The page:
I know – our good mayor in August said he didn’t have an appetite to provide tax dollars to build a soccer stadium and the Bee chimed in with a similar view because of the city’s heavy commitment to the new Kings arena.

But imagine this scenario: Republic FC, pumped up by its new Kings investors, is awarded an MLS franchise. The team says it needs the city’s help for this once-in-a-lifetime opportunity and insists the city will reap thousands of new jobs and a building boom at the old downtown railyard. Does anyone think the mayor and the newspaper would resist this siren song, or really want to?

Measure L isn’t about  theories of city government structure; it’s about the real world of local politics. Follow the money and see who benefits.

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Why getting the story right is important

“You guys are about to write a story that says the former attorney general, the highest-ranking law enforcement officer in this country, is a crook! Just be sure you’re right.”

That’s the stern warning Ben Bradlee, executive editor of the Washington Post, gives reporters Bob Woodward and Carl Bernstein in the film “All the President’s Men.” It conveys the high-stakes risk the newspaper is running in going after President Nixon and his staff during the Watergate investigation. It also underscores the bedrock principle of good journalism: Get the story right.

The 1976 film inspired a generation of budding journalists to scrutinize the actions of powerful politicians and secretive government agencies. In turn, this challenged newspaper editors, of whom there were plenty in this golden era, to be hyper-vigilant about nailing down the accuracy of risky stories. From the lead to the last graph, journalists were expected to get the story right or hold it until it was fit to print. Their credibility, as well as the newpaper’s, was at stake.

Having spent decades in this newspaper culture, I’m not an advocate of journalistic “truthiness” – that squishy pastiche of fact, rumor, gossip and innuendo. You know you’re in the twilight zone of “truthiness” when a movie or television show touts its tale as “based on true story” or “ripped from the headlines.”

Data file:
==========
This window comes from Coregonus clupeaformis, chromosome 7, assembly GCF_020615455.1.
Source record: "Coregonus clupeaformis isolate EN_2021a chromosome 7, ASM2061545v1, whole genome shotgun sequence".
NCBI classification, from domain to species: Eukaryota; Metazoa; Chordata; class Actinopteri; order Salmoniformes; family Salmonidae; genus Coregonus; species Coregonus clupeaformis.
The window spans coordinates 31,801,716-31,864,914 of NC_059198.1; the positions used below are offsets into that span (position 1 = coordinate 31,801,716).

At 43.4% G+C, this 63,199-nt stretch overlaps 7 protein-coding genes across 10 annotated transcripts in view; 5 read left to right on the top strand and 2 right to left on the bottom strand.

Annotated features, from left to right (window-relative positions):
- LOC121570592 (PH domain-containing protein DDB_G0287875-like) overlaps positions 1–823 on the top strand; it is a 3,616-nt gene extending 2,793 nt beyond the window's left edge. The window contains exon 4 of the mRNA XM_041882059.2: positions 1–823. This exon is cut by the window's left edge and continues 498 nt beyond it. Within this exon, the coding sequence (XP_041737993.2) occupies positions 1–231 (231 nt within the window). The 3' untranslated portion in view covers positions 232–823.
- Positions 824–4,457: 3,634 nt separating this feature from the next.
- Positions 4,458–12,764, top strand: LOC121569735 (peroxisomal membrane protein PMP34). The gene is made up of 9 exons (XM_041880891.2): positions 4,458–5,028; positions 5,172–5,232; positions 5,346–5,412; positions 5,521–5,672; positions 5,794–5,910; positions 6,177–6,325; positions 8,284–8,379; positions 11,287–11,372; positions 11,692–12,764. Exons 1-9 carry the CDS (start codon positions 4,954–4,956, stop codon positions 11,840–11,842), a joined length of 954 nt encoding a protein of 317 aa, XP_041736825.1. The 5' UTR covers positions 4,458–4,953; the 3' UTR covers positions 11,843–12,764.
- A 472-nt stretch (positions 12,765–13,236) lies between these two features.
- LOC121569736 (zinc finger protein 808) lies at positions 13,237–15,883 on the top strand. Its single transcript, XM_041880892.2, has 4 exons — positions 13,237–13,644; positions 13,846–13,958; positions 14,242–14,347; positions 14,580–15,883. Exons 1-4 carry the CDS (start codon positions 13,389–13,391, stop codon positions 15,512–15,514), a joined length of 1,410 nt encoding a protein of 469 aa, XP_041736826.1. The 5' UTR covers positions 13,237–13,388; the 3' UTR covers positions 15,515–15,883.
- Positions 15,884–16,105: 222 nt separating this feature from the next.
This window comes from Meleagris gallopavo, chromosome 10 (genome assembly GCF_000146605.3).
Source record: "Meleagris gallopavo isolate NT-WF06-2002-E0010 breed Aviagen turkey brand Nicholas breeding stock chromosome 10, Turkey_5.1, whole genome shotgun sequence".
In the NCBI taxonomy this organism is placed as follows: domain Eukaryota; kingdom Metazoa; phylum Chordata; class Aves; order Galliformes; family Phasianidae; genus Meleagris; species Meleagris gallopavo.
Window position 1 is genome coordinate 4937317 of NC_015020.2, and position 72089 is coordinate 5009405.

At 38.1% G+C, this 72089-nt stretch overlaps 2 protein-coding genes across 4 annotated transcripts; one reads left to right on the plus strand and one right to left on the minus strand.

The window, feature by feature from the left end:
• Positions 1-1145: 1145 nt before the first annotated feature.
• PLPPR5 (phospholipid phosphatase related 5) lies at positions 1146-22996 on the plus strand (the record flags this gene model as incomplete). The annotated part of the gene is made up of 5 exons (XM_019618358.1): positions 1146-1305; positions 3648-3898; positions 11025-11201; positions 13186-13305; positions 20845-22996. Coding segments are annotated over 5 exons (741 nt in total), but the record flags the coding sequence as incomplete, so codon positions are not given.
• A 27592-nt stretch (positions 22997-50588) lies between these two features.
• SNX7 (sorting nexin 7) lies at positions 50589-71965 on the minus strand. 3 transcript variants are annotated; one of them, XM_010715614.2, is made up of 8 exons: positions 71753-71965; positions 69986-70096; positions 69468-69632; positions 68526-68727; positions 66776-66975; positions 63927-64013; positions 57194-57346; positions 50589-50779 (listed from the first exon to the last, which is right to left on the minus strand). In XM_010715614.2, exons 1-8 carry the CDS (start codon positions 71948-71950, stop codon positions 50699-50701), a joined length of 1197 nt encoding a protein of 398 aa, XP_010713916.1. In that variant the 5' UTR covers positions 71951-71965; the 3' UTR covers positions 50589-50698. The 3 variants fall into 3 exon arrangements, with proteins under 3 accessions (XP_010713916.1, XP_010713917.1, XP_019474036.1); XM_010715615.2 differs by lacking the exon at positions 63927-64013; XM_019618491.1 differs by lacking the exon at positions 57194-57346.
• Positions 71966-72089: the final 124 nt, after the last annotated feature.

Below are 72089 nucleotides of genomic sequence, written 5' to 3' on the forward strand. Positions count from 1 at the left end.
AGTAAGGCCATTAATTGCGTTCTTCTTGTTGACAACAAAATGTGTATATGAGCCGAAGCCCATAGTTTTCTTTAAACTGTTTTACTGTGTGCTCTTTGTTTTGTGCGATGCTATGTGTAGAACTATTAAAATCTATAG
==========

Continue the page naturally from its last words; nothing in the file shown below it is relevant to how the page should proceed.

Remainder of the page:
Such is the case with the new film “Kill the Messenger.” The film depicts the late San Jose Mercury News reporter Gary Webb as a dogged investigator who dared to link Nicaraguan drug dealers to the CIA-backed contra rebels fighting the left-leaning Sandinista government in Nicaragua in the 1980s. Webb, in his explosive three-part 1996 series titled “Dark Alliance,” takes his conspiracy theory further by linking a major Los Angeles cocaine dealer to drug cartels in Latin America.

Politicians exploited Webb’s story by twisting it into an accusation that the CIA  had fueled the crack cocaine epidemic in Los Angeles and other major U.S. cities in a calculated effort to addict large segments of the black population.

Webb’s story drew fire, much of it from competing news organizations. Unfortunately for Webb, his critics found a lot of holes in his account. In 1997, the executive editor of the Mercury News saw fit to cast doubt on the accuracy of the series in a letter to readers. Webb’s career went downhill from there. He committed suicide in 2004 in Carmichael at age 49.

In the hands of the filmmakers, Webb is courageous loner who dared to investigate dangerous truths and paid a heavy penalty. Instead of getting support from other journalists, he was cut down by them out of jealousy or cowardice.    

Director Michael Cuesta told the Sacramento Bee: “A lot of the things he uncovered are true and real. (But) you can never indict the CIA. It is impossible. I think what’s really an injustice is how these newspapers attacked him the way they did.”

Actor Jeremy Renner, who plays Webb in the film, told the New York Times: “There were flaws in his writing and flaws in his life. But that doesn’t mean he was wrong, and it certainly doesn’t mean he deserved what he got.”

The unraveling of Webb’s life is a sad story, but good journalism is a tough, demanding business. You nail down the story so rats don’t escape through holes, and you protect yourself with the armor of complete accuracy.

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Finding Janis Joplin at the post office

janisI went to the post office yesterday afternoon to get some Forever stamps. I had been putting off the chore because I get irritable as soon as I approach a post office. This is a conditioned response to years of postal clerks moving in slow motion and invoking nitpicking rules regarding the kind of tape required to send a package through the U.S. mail.

One customer was at the counter. A girl about 4 stood behind her. Things were going slowly at the counter. Each time I thought the woman had wrapped up her business, she brought up something else. My eyes darted around the room looking for a mental escape. In my peripheral vision, I saw that a small person was staring at me. I looked away. I don’t like to engage with strange children. But the kid wouldn’t let up.

Finally, I looked down. The girl stared straight at me and made a silly face. When I didn’t respond in kind, she pulled the edges of her mouth as far as they would go. I mimicked her. She pulled up an eyelid. I pulled mine down. She frowned. I wiggled my nose. I thought that earn a laugh and end the game. The kid just stared at me before blowing out her cheeks. She was a competitor. I grimaced and declared a draw by looking away.